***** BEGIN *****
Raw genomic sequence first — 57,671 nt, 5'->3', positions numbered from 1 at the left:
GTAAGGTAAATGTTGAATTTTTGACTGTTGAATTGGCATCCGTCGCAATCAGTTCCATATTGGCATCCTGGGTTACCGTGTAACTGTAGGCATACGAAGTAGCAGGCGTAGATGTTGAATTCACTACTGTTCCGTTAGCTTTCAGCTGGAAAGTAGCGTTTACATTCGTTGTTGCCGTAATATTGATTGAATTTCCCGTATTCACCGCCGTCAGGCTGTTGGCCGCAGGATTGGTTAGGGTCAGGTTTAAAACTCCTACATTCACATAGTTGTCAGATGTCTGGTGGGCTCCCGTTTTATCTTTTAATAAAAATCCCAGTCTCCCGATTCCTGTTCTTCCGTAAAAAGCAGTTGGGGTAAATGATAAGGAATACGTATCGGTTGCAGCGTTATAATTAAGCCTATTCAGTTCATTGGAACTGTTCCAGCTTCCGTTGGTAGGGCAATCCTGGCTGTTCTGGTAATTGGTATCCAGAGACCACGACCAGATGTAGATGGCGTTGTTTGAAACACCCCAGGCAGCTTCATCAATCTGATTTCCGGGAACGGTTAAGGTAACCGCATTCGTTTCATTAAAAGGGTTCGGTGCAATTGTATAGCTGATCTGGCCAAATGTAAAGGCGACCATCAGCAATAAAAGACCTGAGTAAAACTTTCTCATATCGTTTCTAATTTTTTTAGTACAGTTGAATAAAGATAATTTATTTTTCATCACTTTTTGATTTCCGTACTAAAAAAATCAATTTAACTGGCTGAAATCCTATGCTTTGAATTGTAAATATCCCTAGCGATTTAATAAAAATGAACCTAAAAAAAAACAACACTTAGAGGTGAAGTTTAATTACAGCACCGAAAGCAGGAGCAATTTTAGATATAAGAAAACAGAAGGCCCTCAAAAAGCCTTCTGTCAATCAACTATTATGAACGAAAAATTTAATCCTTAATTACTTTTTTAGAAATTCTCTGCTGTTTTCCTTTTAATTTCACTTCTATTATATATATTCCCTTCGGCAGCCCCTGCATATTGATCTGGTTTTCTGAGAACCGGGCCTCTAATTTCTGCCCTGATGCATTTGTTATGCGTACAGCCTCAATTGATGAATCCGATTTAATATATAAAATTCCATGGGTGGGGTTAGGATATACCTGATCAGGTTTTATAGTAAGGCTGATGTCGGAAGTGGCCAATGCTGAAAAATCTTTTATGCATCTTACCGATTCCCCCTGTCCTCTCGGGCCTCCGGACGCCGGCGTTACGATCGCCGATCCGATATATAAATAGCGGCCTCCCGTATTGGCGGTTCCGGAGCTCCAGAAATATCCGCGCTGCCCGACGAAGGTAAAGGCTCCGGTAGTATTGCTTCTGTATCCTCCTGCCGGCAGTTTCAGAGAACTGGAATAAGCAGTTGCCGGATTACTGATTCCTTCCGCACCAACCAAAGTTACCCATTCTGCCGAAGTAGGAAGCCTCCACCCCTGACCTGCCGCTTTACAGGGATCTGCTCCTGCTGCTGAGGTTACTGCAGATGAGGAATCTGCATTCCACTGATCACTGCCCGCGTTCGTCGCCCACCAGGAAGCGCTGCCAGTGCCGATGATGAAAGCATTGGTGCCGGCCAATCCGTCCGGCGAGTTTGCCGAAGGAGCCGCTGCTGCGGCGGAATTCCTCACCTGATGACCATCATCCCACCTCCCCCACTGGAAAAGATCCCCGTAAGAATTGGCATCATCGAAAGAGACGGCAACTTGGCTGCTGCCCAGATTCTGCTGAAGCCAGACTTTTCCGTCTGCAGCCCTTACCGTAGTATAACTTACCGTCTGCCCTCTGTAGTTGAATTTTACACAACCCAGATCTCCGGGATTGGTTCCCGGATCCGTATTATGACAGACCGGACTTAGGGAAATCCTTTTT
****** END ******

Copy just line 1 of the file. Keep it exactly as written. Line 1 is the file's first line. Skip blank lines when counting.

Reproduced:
Raw genomic sequence first — 57,671 nt, 5'->3', positions numbered from 1 at the left: